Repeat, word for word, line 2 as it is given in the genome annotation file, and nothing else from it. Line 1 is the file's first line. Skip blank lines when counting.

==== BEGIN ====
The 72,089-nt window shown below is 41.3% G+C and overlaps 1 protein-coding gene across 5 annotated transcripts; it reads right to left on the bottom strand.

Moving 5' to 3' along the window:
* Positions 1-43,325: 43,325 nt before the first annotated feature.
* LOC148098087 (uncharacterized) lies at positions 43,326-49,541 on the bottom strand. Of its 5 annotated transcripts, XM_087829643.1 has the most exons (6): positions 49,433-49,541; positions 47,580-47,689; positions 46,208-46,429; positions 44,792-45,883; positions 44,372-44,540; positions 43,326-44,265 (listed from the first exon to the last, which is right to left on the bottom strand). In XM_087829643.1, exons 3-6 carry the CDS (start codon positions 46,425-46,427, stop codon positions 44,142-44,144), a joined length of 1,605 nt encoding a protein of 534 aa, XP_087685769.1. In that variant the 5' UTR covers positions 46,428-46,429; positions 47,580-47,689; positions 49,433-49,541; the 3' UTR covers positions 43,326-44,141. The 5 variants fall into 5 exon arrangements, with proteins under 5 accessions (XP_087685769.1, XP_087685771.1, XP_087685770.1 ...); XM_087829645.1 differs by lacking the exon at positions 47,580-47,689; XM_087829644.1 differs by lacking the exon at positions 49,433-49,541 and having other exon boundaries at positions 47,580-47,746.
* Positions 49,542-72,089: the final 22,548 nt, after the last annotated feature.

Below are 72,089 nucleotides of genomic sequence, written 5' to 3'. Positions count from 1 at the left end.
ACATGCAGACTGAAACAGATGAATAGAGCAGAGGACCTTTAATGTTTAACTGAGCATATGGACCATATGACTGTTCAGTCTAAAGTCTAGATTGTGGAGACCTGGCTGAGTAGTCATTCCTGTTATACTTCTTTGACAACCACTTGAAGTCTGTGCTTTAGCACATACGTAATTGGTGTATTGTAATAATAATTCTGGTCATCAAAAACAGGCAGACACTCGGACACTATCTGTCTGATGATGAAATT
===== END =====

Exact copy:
Moving 5' to 3' along the window: